Most of us crave the daylight, finding ourselves challenged during these long winter nights. In December and January one hardly arrives home before darkness sets in. There is even a disorder known as seasonal affective disorder to describe the depression that cripples some who experience too much darkness.
This year the winter solstice happens December 21, 2012, at 7:11 a.m., and most of us will be glad for its arrival. This day may not make as big a splash as the Pennsylvania groundhog in February, but the winter solstice marks the longest night of the year and I plan to set my smart phone alarm clock to alert me so I can give a minor cheer and rejoice that the days are slowly lengthening from then until next midsummer’s eve.
Of course those in the Christian community are marking dates far more important than the solstice. This Sunday, observed as the 4th Sunday in Advent, will be followed by Christmas Eve, a day filled with wonder and anticipation and offering many an opportunity to participate in a worship service. Then Christmas Day will hold a good share of holy awe and joyful surprise and many people will make a special effort that day to offer kindness to people in special need.
But the winter solstice shouldn’t be overlooked. Cultures throughout the world have long observed this significant turn of our globe sunward. The Chinese have a tradition of making balls of rice symbolizing family gatherings on this day. The Koreans do something quite similar, although with a slightly different recipe. Irish “wren boys” take to the highway wearing masks; in former days they would kill a wren on the solstice, carry the corpse from house to house and sing to the residents, a practice that seems barbaric and odd. Pakistanis pour cold water over their head in a rite of purification and many cultures associate the winter solstice with efforts of purification.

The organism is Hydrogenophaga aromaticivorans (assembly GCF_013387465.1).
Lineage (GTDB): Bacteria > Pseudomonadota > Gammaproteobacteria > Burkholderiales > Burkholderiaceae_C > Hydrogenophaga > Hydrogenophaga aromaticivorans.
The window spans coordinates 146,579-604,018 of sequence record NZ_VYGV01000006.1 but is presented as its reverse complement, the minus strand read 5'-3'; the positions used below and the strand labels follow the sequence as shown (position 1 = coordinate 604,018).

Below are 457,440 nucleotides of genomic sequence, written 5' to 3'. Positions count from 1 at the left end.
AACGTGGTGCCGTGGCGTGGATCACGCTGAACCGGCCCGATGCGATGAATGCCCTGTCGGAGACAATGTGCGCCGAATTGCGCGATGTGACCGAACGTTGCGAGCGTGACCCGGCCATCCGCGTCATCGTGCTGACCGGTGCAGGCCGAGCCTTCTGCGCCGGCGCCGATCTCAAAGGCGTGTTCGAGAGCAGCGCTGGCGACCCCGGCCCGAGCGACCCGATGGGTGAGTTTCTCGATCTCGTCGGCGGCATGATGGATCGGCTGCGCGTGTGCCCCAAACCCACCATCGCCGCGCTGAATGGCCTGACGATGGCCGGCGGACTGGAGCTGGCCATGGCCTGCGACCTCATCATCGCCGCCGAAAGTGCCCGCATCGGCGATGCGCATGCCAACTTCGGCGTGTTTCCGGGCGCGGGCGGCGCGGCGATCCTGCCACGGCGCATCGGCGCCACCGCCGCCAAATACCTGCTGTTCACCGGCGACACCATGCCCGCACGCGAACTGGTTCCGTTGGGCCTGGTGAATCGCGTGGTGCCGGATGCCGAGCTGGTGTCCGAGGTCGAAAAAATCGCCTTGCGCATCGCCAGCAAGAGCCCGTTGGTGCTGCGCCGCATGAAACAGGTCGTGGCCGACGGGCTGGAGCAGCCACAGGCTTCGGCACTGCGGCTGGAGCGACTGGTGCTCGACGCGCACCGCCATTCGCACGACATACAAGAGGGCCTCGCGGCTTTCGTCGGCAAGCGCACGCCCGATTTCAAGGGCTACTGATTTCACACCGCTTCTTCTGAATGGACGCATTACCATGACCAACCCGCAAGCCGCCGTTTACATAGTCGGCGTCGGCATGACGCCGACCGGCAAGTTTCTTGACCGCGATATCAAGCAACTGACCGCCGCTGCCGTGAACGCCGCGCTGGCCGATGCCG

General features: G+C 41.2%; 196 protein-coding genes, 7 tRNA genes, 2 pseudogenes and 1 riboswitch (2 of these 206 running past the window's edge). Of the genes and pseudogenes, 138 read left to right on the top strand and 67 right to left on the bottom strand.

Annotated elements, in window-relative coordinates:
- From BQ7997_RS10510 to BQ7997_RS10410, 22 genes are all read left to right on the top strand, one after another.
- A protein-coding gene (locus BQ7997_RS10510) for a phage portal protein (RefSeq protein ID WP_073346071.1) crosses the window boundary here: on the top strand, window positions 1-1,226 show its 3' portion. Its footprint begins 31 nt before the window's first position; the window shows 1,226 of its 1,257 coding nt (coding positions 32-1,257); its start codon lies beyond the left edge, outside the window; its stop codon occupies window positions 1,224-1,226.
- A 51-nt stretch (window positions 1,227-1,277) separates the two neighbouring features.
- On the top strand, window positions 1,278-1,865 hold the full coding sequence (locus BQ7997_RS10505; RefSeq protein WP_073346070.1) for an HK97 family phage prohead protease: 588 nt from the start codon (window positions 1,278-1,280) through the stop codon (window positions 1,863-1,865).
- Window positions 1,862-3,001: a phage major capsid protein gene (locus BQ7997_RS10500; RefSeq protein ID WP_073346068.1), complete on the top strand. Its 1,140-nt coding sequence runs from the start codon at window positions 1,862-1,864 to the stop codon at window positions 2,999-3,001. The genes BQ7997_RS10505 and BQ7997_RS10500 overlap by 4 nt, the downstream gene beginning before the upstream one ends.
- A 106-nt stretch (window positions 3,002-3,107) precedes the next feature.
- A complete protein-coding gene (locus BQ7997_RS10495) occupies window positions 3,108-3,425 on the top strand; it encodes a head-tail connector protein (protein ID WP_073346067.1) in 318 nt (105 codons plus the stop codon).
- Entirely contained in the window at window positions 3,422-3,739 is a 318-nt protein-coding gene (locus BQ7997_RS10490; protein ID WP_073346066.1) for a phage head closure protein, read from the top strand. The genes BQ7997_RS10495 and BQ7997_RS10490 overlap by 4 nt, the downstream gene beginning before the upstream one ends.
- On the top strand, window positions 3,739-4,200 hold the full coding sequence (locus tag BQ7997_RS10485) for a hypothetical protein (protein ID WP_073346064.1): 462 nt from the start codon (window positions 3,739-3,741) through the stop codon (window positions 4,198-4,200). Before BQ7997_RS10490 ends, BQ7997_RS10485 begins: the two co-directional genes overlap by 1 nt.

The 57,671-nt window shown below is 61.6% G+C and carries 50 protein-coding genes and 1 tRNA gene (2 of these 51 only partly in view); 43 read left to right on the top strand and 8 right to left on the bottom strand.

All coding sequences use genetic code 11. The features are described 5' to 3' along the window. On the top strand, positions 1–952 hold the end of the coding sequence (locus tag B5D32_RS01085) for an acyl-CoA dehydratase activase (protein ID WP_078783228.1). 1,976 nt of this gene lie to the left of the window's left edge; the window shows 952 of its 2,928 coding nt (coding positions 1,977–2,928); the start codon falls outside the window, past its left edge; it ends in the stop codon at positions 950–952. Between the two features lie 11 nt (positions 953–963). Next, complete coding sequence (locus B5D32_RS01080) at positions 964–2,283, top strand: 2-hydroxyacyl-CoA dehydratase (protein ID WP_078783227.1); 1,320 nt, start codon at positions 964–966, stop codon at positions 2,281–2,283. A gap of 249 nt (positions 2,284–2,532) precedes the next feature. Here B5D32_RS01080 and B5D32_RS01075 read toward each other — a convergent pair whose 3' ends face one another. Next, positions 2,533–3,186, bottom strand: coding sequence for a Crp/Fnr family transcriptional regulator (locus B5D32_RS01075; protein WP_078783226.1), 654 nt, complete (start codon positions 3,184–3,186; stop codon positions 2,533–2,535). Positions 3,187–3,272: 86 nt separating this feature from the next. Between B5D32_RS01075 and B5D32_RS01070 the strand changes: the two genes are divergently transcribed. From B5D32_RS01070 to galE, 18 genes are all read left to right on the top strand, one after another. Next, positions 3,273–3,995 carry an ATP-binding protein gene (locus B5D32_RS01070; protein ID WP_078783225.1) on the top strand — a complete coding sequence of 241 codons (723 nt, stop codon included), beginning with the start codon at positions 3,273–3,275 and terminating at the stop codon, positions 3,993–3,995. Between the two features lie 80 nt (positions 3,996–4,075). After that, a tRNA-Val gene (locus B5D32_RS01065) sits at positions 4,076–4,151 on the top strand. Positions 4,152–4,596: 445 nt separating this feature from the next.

I once served a congregation that held a worship service called “A Service of the Longest Night” on the winter solstice. That service appealed to those who found it difficult to rejoice during Advent and Christmas for reasons of loss, depression or unhappy circumstance. Although we sometimes take it for granted that the whole world is joyfully decking the halls, jingling the bells and rocking around the tree, the tragedy in Newtown, CT, almost makes one yearn for just such a service.
Not everybody can give themselves in joyful abandon at Christmas but even so, one cannot dwell too long on the darkness. The longest night is here and then it’s gone. John’s gospel proclaims that Jesus is the light of the world and that the darkness cannot extinguish this light. Most of us won’t have to set alarm clocks to remind us when the day of the Nativity arrives and even in the bitterest gloom and most impenetrable darkness this day holds incredible hope and promise.
Contact the Rev. Creede Hinshaw at Wesley Monumental United Methodist Church in Savannah at firstname.lastname@example.org.